LeBron Defends China Stance by Pointing to Things That Happen 'In Our Own Country' as His Jersey Burns in Hong Kong


The NBA has been ablaze with controversy since Houston Rockets general manager Daryl Morey upset the Chinese government and the powers that be within the league earlier this month by tweeting his support for the ongoing Hong Kong protests.

On Monday, Los Angeles Lakers superstar LeBron James weighed in with his thoughts on the situation.

Doing nothing to quiet the controversy, James towed the NBA line — rebuking Morey’s remarks as uneducated and going so far as to call the situation an example of the “negative” ramifications of free speech.

“We all talk about this freedom of speech, yes, we all do have freedom of speech, but at times there are ramifications for the negative that can happen when you’re not thinking about others and you’re only thinking about yourself,” James said.

Knifeman's Rampage Ends with 7 People Dead

“I don’t want to get into a word, or sentence, feud with Daryl Morey, but I believe he wasn’t educated on the situation at hand, and he spoke.”

“So many people could have been harmed,” James continued.

“Not only financially, but physically, emotionally, spiritually. So, just be careful what we tweet, and we say, and what we do. Even though, yes, we do have freedom of speech, but there can be a lot of negative that comes with that too.”

The remarks did considerable damage to the longtime NBA star’s personal brand overseas, however.

Within hours, protesters on the streets of Hong Kong were trampling and setting fire to merchandise bearing his name, number and likeness.

“People are angry,” Hong Kong web designer James Lo told The Guardian.

Lo, who operates an basketball fan page on Facebook, said one fan set a James jersey on fire and sent him a video of it.

LeBron James' Upcoming Olympics Appearance May Be in Jeopardy

“Students, they come out like every weekend,” Lo said. “They’ve got tear gassed and then they got gun-shot.

“Police beating students and then innocent people, like every day. And then he just comes up with something [like] that. We just can’t accept that,” he added.

Do you think this situation proves activist athletes are all talk and no action?

James, meanwhile, told reporters on Tuesday that he has not really been paying attention to the backlash his original remarks garnered, according to USA Today.

But he also doubled down, claiming that “every issue” is not “everybody’s problem.”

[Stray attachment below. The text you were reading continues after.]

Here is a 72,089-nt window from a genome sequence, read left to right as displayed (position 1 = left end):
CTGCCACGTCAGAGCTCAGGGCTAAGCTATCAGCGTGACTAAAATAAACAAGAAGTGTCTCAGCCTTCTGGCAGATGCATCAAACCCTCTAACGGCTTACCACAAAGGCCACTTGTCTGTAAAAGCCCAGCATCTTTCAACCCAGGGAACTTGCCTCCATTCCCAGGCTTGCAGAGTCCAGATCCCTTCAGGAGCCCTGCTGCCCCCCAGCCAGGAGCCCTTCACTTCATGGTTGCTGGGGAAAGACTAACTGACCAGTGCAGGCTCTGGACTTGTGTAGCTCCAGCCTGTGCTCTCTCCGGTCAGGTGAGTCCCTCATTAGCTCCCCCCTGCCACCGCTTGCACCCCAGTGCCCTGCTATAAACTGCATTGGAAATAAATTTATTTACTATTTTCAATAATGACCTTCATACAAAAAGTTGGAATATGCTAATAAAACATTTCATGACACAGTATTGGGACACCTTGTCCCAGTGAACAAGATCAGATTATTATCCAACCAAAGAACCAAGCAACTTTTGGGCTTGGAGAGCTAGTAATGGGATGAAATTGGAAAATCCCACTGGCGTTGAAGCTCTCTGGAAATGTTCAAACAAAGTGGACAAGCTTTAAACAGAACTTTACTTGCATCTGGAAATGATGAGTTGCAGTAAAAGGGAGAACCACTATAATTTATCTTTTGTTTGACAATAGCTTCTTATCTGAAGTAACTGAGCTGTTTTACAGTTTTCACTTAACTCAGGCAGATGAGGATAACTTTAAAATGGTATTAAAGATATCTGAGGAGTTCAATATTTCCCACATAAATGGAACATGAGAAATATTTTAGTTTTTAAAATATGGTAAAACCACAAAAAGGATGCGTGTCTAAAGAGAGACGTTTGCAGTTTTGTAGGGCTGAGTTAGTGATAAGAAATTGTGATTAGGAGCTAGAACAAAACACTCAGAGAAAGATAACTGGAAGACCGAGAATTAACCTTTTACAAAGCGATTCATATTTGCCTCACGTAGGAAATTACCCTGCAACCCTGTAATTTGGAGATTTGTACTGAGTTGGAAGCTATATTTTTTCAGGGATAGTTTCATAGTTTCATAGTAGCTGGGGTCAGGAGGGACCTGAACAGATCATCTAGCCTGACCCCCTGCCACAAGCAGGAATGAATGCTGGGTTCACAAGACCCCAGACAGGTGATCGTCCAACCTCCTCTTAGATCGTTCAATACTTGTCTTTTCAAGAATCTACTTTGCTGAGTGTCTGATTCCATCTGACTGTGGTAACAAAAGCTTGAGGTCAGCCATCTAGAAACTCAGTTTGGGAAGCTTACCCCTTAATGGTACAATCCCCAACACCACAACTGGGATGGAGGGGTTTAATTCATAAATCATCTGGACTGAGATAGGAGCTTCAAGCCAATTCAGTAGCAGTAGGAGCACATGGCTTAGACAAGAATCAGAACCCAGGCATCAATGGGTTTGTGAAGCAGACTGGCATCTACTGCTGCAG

“When the issue comes up and you feel passionate about it and you feel like it’s something you want to talk about, then so be it,” he said.

“I also don’t think every issue should be everybody’s problem as well,” James added.

“There’s multiple things that we haven’t talked about that have happened in our own country that we don’t bring up.”

Of course, James is well known for his motto, “More than an Athlete” — a catchphrase born of the player’s belief that celebrities and professional athletes should be social influencers and political advocates.

And he has, on numerous occasions, made blatant political overtures against President Donald Trump and in favor of various fellow athletes’ support for social movements like Black Lives Matter.

James has been so politically and socially involved in the past that his recent remarks have led a number of Hong Kong protesters and their supporters to believe the NBA star’s unwillingness to get behind this cause is entirely financially motivated.

“Lebron James stands for money,” one protester told The Guardian. “Period.”

Truth and Accuracy

Submit a Correction →

We are committed to truth and accuracy in all of our journalism. Read our editorial standards.

, , , , , , , ,
Andrew J. Sciascia was the supervising editor of features at The Western Journal. Having joined up as a regular contributor of opinion in 2018, he went on to cover the Barrett confirmation and 2020 presidential election for the outlet, regularly co-hosting its video podcast, "WJ Live," as well.
Andrew J. Sciascia was the supervising editor of features at The Western Journal and regularly co-hosted the outlet's video podcast, "WJ Live."

Sciascia first joined up with The Western Journal as a regular contributor of opinion in 2018, before graduating with a degree in criminal justice and political science from the University of Massachusetts Lowell, where he served as editor-in-chief of the student newspaper and worked briefly as a political operative with the Massachusetts Republican Party.

He covered the Barrett confirmation and 2020 presidential election for The Western Journal. His work has also appeared in The Daily Caller.